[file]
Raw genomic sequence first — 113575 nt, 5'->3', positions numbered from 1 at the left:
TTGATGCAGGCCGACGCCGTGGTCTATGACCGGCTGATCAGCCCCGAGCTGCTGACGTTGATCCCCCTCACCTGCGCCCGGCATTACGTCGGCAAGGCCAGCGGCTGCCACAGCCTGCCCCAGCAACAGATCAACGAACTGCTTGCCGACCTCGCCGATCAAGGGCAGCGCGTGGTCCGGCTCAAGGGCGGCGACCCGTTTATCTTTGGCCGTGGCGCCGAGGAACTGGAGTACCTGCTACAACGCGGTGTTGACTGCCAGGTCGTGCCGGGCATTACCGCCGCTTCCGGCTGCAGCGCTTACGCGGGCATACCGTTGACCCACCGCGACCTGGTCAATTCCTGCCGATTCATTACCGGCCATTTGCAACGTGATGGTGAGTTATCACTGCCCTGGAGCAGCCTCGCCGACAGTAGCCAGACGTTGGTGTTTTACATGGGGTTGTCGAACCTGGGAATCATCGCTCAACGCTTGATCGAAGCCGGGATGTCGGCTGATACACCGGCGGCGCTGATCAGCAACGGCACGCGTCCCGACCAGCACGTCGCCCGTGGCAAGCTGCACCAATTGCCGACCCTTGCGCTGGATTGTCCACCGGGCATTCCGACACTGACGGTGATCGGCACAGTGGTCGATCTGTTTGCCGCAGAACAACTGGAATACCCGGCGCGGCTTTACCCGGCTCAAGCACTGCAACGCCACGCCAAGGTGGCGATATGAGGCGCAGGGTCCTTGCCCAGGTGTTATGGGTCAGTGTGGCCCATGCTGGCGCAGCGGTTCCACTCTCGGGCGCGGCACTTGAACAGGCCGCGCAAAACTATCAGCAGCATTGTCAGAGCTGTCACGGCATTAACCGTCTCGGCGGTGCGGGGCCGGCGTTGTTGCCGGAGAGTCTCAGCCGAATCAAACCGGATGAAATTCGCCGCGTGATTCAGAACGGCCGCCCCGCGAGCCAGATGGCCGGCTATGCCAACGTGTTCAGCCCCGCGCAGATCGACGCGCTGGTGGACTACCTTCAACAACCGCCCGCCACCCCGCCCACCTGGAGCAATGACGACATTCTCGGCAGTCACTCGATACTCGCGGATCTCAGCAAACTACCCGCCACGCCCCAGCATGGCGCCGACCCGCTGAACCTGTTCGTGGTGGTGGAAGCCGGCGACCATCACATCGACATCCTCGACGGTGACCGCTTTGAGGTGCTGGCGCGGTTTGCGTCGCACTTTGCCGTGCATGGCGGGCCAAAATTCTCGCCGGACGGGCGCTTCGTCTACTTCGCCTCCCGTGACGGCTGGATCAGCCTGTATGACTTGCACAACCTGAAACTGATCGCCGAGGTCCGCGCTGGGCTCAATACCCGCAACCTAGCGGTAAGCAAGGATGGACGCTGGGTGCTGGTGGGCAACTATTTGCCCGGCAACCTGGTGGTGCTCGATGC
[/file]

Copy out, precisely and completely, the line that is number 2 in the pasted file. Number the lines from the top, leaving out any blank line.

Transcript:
TTGATGCAGGCCGACGCCGTGGTCTATGACCGGCTGATCAGCCCCGAGCTGCTGACGTTGATCCCCCTCACCTGCGCCCGGCATTACGTCGGCAAGGCCAGCGGCTGCCACAGCCTGCCCCAGCAACAGATCAACGAACTGCTTGCCGACCTCGCCGATCAAGGGCAGCGCGTGGTCCGGCTCAAGGGCGGCGACCCGTTTATCTTTGGCCGTGGCGCCGAGGAACTGGAGTACCTGCTACAACGCGGTGTTGACTGCCAGGTCGTGCCGGGCATTACCGCCGCTTCCGGCTGCAGCGCTTACGCGGGCATACCGTTGACCCACCGCGACCTGGTCAATTCCTGCCGATTCATTACCGGCCATTTGCAACGTGATGGTGAGTTATCACTGCCCTGGAGCAGCCTCGCCGACAGTAGCCAGACGTTGGTGTTTTACATGGGGTTGTCGAACCTGGGAATCATCGCTCAACGCTTGATCGAAGCCGGGATGTCGGCTGATACACCGGCGGCGCTGATCAGCAACGGCACGCGTCCCGACCAGCACGTCGCCCGTGGCAAGCTGCACCAATTGCCGACCCTTGCGCTGGATTGTCCACCGGGCATTCCGACACTGACGGTGATCGGCACAGTGGTCGATCTGTTTGCCGCAGAACAACTGGAATACCCGGCGCGGCTTTACCCGGCTCAAGCACTGCAACGCCACGCCAAGGTGGCGATATGAGGCGCAGGGTCCTTGCCCAGGTGTTATGGGTCAGTGTGGCCCATGCTGGCGCAGCGGTTCCACTCTCGGGCGCGGCACTTGAACAGGCCGCGCAAAACTATCAGCAGCATTGTCAGAGCTGTCACGGCATTAACCGTCTCGGCGGTGCGGGGCCGGCGTTGTTGCCGGAGAGTCTCAGCCGAATCAAACCGGATGAAATTCGCCGCGTGATTCAGAACGGCCGCCCCGCGAGCCAGATGGCCGGCTATGCCAACGTGTTCAGCCCCGCGCAGATCGACGCGCTGGTGGACTACCTTCAACAACCGCCCGCCACCCCGCCCACCTGGAGCAATGACGACATTCTCGGCAGTCACTCGATACTCGCGGATCTCAGCAAACTACCCGCCACGCCCCAGCATGGCGCCGACCCGCTGAACCTGTTCGTGGTGGTGGAAGCCGGCGACCATCACATCGACATCCTCGACGGTGACCGCTTTGAGGTGCTGGCGCGGTTTGCGTCGCACTTTGCCGTGCATGGCGGGCCAAAATTCTCGCCGGACGGGCGCTTCGTCTACTTCGCCTCCCGTGACGGCTGGATCAGCCTGTATGACTTGCACAACCTGAAACTGATCGCCGAGGTCCGCGCTGGGCTCAATACCCGCAACCTAGCGGTAAGCAAGGATGGACGCTGGGTGCTGGTGGGCAACTATTTGCCCGGCAACCTGGTGGTGCTCGATGC